Even large, printed items such as banners and event signage can be sustainable. Ask your printers about what options they may have. Honeycomb cardboard, wood, aluminium and bamboo are all effective alternatives to plastics made from synthetic polymers.
Implementing a ‘no idle policy’ ensures delivery vehicle engines are always turned off when the driver is either sitting waiting for a period of time or away from their vehicle.
6. Make waste disposal easy
At a busy event venue, most attendees will want to dispose of their waste correctly, but they may not have time to roam the venue looking for the recycling bins.
Encourage sustainable waste disposal by having multiple clearly marked, designated bins for recycling, general and even green waste.
7. Offer green food and drink options
Work with the venue’s catering team to develop a menu that promotes sustainability and reduces waste.
Industrial meat production (particularly beef) is responsible for significant environmental damage. Producing 1kg of wheat, emits 2.5kg of greenhouse gases, while a single kilo of beef, results in 70kg of emissions.
Aim for a menu with a smaller percentage of meat-based dishes and a larger number of plant-based dishes.
Avoid over-catering (and therefore waste) by carefully estimating the amount of food required. Experienced caterers will be able to help you accurately determine food requirements based on attendee type, event activities and dietary requirements. Asking your attendees to specify their food choices ahead of time will also help with planning.
If there is food left over at the end, have a plan to work with organisations such as OzHarvest and FareShare who distribute good quality surplus food to people in need.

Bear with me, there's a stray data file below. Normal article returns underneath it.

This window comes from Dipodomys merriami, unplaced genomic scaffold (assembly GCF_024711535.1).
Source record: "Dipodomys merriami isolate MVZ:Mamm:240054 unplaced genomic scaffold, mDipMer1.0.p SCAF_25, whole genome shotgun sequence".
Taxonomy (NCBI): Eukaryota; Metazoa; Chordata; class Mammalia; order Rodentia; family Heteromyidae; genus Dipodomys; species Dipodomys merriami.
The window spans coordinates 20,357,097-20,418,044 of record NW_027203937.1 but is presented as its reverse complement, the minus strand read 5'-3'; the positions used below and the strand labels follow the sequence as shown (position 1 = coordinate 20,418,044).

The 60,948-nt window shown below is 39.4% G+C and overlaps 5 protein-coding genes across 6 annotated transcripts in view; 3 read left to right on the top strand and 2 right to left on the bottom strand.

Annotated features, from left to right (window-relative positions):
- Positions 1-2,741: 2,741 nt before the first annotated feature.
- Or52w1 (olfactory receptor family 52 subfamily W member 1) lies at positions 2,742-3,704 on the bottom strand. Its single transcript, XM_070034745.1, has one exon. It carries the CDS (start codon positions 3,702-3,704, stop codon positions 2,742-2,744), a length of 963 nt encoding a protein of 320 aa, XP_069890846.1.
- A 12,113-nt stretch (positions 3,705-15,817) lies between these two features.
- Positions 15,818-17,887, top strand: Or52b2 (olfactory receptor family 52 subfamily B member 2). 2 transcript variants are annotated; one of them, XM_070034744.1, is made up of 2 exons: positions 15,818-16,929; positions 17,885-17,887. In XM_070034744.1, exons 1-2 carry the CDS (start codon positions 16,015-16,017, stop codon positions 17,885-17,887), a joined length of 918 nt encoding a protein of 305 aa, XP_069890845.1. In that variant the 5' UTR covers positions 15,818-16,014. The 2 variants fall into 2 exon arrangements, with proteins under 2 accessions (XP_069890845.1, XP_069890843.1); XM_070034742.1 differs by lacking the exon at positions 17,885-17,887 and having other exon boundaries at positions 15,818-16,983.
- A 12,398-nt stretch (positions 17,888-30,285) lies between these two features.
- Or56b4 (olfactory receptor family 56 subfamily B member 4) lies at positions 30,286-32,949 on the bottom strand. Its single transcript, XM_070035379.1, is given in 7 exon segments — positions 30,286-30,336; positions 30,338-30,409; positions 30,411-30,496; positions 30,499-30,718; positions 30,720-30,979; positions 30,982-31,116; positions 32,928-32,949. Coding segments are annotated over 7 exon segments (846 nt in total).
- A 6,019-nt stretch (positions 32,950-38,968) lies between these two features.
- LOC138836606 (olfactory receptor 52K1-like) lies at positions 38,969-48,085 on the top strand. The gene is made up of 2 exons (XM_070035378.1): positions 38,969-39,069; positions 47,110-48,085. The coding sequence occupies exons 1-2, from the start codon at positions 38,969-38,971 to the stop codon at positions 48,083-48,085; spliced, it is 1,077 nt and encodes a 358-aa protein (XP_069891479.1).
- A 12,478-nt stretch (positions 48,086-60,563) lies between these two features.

For beverages, have water stations available throughout the venue and encourage attendees to bring their own water bottles to refill when needed.
Finally, try and opt for reusable food and beverage service wares, or vegetable-based compostable plates, cups and cutlery.
8. Source local where you can
Whether it’s food, signage, or tech services, try and use local suppliers to reduce transport and support your local event community.
9. Make the event accessible via public transport
Reducing the number of single-car journeys not only minimises environmental damage caused by pollution and fossil fuel use, but it will also reduce congestion and make the journey to the event venue far less stressful!
Choose a venue with great access to a range of public transport options and, if possible, bicycle racks and lock-up points. Let your attendees know what transport options are available to them and provide a map with cycle routes and walking paths.
If car use is unavoidable for some attendees, promote car-pooling and offer incentives, such as discounted parking for car-poolers. If your event app offers pre-event access, set up a carpool chat channel where attendees can connect and arrange to share vehicles, which could potentially open up a great networking opportunity, too.
10. Shout about your sustainable event!
Promote your sustainable event philosophy and goals to your attendees, stakeholders, sponsors, and suppliers.
Tell people what you’re doing to make the event as Earth-friendly as possible and let them know what they can do to help, e.g. bring reusable coffee cups and water bottles, use public transport, and recycle waste.
In your post-event wrap up, highlight your sustainability successes. For example, maybe the event reduced single-car travel by 25% or kept food waste to under 5% of total catering. Tangible data will help event guests see the immediate benefits of supporting sustainable events in the future.
We’ve looked at a few of the ways you can make your event sustainable without it being either prohibitively expensive or consuming all your time. By investing in eco-friendly suppliers, changing up materials, adopting greener practices and encouraging event-goers to take equal responsibility, your events could be ready to join the growing number of world-leading green events.
Benefitting from increased ticket sales and reduced costs could just be the start – why not begin making a real difference with these helpful and simple changes? Make sure you’re saving not just resources but money too – get creative and make great things happen!